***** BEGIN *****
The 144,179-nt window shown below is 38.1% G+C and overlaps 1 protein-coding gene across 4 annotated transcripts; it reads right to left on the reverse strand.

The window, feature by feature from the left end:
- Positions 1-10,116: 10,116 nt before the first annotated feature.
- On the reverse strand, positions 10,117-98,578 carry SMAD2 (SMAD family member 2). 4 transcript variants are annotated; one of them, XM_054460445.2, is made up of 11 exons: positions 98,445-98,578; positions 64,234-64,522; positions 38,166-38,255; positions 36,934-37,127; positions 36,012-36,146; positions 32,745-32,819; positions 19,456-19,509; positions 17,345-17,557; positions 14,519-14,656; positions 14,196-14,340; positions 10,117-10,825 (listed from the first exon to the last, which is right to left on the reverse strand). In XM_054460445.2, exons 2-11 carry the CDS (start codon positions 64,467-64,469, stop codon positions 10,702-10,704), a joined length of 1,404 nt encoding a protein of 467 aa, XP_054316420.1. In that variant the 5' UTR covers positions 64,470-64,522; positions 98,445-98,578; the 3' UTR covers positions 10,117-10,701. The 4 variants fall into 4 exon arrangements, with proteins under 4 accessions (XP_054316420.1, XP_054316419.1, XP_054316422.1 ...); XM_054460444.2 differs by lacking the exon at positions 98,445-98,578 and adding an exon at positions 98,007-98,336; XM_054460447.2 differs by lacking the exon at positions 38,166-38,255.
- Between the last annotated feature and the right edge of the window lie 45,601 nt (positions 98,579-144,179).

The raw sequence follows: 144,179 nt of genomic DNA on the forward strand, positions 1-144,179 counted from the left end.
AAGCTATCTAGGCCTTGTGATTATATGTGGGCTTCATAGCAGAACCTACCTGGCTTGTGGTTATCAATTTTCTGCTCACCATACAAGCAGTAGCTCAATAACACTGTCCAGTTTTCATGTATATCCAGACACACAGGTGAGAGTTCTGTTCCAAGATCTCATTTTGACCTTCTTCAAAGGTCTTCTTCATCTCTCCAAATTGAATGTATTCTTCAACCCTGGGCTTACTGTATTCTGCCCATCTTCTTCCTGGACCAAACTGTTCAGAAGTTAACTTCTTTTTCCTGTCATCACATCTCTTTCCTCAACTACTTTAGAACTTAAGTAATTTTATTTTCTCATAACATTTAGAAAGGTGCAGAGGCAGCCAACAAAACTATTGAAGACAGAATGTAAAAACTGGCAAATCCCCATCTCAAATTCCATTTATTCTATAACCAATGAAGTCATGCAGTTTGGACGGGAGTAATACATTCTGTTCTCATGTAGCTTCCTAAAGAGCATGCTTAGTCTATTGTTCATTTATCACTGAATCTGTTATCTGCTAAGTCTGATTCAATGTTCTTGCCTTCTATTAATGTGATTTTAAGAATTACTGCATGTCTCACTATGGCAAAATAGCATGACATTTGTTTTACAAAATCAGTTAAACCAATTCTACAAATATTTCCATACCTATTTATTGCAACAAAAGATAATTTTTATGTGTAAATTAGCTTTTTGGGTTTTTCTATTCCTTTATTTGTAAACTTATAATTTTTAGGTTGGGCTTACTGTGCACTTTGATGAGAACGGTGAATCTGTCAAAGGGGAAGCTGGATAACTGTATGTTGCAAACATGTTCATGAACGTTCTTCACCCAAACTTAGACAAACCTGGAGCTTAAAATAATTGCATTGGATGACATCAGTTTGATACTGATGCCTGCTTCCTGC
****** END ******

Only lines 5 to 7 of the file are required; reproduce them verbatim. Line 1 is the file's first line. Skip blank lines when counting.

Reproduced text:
- Between the last annotated feature and the right edge of the window lie 45,601 nt (positions 98,579-144,179).

The raw sequence follows: 144,179 nt of genomic DNA on the forward strand, positions 1-144,179 counted from the left end.
AAGCTATCTAGGCCTTGTGATTATATGTGGGCTTCATAGCAGAACCTACCTGGCTTGTGGTTATCAATTTTCTGCTCACCATACAAGCAGTAGCTCAATAACACTGTCCAGTTTTCATGTATATCCAGACACACAGGTGAGAGTTCTGTTCCAAGATCTCATTTTGACCTTCTTCAAAGGTCTTCTTCATCTCTCCAAATTGAATGTATTCTTCAACCCTGGGCTTACTGTATTCTGCCCATCTTCTTCCTGGACCAAACTGTTCAGAAGTTAACTTCTTTTTCCTGTCATCACATCTCTTTCCTCAACTACTTTAGAACTTAAGTAATTTTATTTTCTCATAACATTTAGAAAGGTGCAGAGGCAGCCAACAAAACTATTGAAGACAGAATGTAAAAACTGGCAAATCCCCATCTCAAATTCCATTTATTCTATAACCAATGAAGTCATGCAGTTTGGACGGGAGTAATACATTCTGTTCTCATGTAGCTTCCTAAAGAGCATGCTTAGTCTATTGTTCATTTATCACTGAATCTGTTATCTGCTAAGTCTGATTCAATGTTCTTGCCTTCTATTAATGTGATTTTAAGAATTACTGCATGTCTCACTATGGCAAAATAGCATGACATTTGTTTTACAAAATCAGTTAAACCAATTCTACAAATATTTCCATACCTATTTATTGCAACAAAAGATAATTTTTATGTGTAAATTAGCTTTTTGGGTTTTTCTATTCCTTTATTTGTAAACTTATAATTTTTAGGTTGGGCTTACTGTGCACTTTGATGAGAACGGTGAATCTGTCAAAGGGGAAGCTGGATAACTGTATGTTGCAAACATGTTCATGAACGTTCTTCACCCAAACTTAGACAAACCTGGAGCTTAAAATAATTGCATTGGATGACATCAGTTTGATACTGATGCCTGCTTCCTGC